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29 June 2012

The Weekly WHIP: 29 June 2012

The Weekly WHIP: 29 June 2012

National Prayer Breakfast

At the crack of dawn on Tuesday hundreds of people filed into parliament for the National Prayer Breakfast. The Bishop of London spoke of the many monologues we hear calling for dialogue and the tendency to get angry in the pursuit of peace.

Lord Bates of Langbaurgh introduced the breakfast and the theme of 'A World in Union' following his 3000 mile walk to promote the Olympic Truce. Dame Tanni Grey-Thompson also spoke to the assembled masses flank by the unlit Olympic torch.

Following the breakfast Lord Bates led a 7 mile prayer walk to the Olympic Park.

The Department for U-turns

It can't be very nice to be asked by your boss to go on Newsnight, get grilled on something you didn't decide and be branded as incompetent by Jeremy Paxman. And that was after an uncomfortable experience earlier in the evening on Channel 4.

David Cameron ducked accusations that George Osborne was a coward, but the fresh faced Chloe Smith suffered something of a mauling after being sent into bat by the Chancellor.

Following the budget in March, the Treasury has transformed the U-turn into something of an art, and attempted to turn it into a virtue by branding it an exercise in listening to the people, and responding to what they say.

Faith Partnership Principles

What do you get when you put two Archbishops, a Patriarch and a variety of other faith leaders in a room with the secretary of state for international development?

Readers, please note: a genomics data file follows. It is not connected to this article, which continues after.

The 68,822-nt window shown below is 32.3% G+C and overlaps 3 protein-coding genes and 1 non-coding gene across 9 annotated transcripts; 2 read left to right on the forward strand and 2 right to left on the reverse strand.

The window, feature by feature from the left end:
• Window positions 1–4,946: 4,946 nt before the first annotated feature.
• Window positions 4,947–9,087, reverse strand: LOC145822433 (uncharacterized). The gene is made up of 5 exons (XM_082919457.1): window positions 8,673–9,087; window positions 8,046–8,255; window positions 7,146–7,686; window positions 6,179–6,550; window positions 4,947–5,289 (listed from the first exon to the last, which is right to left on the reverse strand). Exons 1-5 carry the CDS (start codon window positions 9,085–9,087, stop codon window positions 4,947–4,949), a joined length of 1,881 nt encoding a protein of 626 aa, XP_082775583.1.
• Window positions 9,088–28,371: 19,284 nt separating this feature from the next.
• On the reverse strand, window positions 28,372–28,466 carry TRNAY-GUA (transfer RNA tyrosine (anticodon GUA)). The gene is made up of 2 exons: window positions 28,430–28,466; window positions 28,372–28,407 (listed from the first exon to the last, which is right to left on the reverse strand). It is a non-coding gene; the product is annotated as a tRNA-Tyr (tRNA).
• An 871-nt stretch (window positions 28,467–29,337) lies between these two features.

It's not a joke, but the scene this week for the launch of the department for international development's Faith Partnership Principles. The WHIP crept in at the back among the esteemed guests to hear Andrew Mitchell applaud faith groups for the work they already do in development, and set out the principles the department would be using to encourage further partnership in the future.

Lying about LIBOR

If you don't know what LIBOR is, then you're in good company. Until yesterday morning that is, when everyone started scanning Wikipedia pages or the BBC's Q&A, it was hardly a regular topic of conversation over cornflakes.

This sparked a competition among politicians for who could come up with the greatest expression of outrage. Ed Miliband and Boris Johnson all inferred that criminal charges might ensue, while the chancellor said Barclay's bosses must pay the price. This was certainly a bad thing but the politicians couldn't agree who among themselves might be to blame.